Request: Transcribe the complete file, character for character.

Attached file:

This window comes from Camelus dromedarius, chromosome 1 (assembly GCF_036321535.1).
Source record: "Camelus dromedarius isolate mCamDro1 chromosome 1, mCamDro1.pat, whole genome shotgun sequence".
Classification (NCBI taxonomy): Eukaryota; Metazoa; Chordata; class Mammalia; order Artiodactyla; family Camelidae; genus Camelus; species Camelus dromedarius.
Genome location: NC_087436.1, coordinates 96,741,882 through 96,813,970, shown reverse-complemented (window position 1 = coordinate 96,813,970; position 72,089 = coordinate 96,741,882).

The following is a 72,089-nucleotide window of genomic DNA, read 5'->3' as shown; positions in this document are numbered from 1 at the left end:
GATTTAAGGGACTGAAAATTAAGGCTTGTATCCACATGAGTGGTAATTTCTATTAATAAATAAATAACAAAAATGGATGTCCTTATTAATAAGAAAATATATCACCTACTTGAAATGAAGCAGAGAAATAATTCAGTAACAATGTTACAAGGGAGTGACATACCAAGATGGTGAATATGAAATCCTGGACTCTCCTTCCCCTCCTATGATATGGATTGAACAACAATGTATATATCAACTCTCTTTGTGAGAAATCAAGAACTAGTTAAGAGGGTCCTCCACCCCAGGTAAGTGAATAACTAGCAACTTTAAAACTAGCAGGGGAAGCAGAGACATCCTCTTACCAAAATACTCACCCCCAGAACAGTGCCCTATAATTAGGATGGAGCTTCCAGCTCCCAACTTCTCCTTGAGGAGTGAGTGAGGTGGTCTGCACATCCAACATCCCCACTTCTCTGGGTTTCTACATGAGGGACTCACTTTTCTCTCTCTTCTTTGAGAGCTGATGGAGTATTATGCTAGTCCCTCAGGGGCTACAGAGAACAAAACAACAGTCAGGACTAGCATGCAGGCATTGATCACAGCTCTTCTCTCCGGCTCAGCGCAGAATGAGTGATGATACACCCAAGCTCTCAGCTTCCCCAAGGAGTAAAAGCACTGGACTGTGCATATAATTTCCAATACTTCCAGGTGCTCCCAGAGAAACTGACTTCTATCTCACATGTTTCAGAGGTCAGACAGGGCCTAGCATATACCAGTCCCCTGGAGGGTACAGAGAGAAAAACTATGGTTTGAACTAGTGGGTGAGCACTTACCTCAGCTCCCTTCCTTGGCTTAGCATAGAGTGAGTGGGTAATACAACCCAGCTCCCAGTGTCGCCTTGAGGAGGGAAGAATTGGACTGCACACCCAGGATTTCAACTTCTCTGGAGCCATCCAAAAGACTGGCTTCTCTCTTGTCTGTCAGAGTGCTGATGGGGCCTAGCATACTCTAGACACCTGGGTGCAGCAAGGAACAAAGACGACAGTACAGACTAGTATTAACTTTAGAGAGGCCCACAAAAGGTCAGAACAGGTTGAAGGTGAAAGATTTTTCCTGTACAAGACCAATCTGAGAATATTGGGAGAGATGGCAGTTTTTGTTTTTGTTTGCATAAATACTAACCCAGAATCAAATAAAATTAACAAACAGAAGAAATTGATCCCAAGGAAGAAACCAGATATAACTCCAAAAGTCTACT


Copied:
This window comes from Camelus dromedarius, chromosome 1 (assembly GCF_036321535.1).
Source record: "Camelus dromedarius isolate mCamDro1 chromosome 1, mCamDro1.pat, whole genome shotgun sequence".
Classification (NCBI taxonomy): Eukaryota; Metazoa; Chordata; class Mammalia; order Artiodactyla; family Camelidae; genus Camelus; species Camelus dromedarius.
Genome location: NC_087436.1, coordinates 96,741,882 through 96,813,970, shown reverse-complemented (window position 1 = coordinate 96,813,970; position 72,089 = coordinate 96,741,882).

The following is a 72,089-nucleotide window of genomic DNA, read 5'->3' as shown; positions in this document are numbered from 1 at the left end:
GATTTAAGGGACTGAAAATTAAGGCTTGTATCCACATGAGTGGTAATTTCTATTAATAAATAAATAACAAAAATGGATGTCCTTATTAATAAGAAAATATATCACCTACTTGAAATGAAGCAGAGAAATAATTCAGTAACAATGTTACAAGGGAGTGACATACCAAGATGGTGAATATGAAATCCTGGACTCTCCTTCCCCTCCTATGATATGGATTGAACAACAATGTATATATCAACTCTCTTTGTGAGAAATCAAGAACTAGTTAAGAGGGTCCTCCACCCCAGGTAAGTGAATAACTAGCAACTTTAAAACTAGCAGGGGAAGCAGAGACATCCTCTTACCAAAATACTCACCCCCAGAACAGTGCCCTATAATTAGGATGGAGCTTCCAGCTCCCAACTTCTCCTTGAGGAGTGAGTGAGGTGGTCTGCACATCCAACATCCCCACTTCTCTGGGTTTCTACATGAGGGACTCACTTTTCTCTCTCTTCTTTGAGAGCTGATGGAGTATTATGCTAGTCCCTCAGGGGCTACAGAGAACAAAACAACAGTCAGGACTAGCATGCAGGCATTGATCACAGCTCTTCTCTCCGGCTCAGCGCAGAATGAGTGATGATACACCCAAGCTCTCAGCTTCCCCAAGGAGTAAAAGCACTGGACTGTGCATATAATTTCCAATACTTCCAGGTGCTCCCAGAGAAACTGACTTCTATCTCACATGTTTCAGAGGTCAGACAGGGCCTAGCATATACCAGTCCCCTGGAGGGTACAGAGAGAAAAACTATGGTTTGAACTAGTGGGTGAGCACTTACCTCAGCTCCCTTCCTTGGCTTAGCATAGAGTGAGTGGGTAATACAACCCAGCTCCCAGTGTCGCCTTGAGGAGGGAAGAATTGGACTGCACACCCAGGATTTCAACTTCTCTGGAGCCATCCAAAAGACTGGCTTCTCTCTTGTCTGTCAGAGTGCTGATGGGGCCTAGCATACTCTAGACACCTGGGTGCAGCAAGGAACAAAGACGACAGTACAGACTAGTATTAACTTTAGAGAGGCCCACAAAAGGTCAGAACAGGTTGAAGGTGAAAGATTTTTCCTGTACAAGACCAATCTGAGAATATTGGGAGAGATGGCAGTTTTTGTTTTTGTTTGCATAAATACTAACCCAGAATCAAATAAAATTAACAAACAGAAGAAATTGATCCCAAGGAAGAAACCAGATATAACTCCAAAAGTCTACT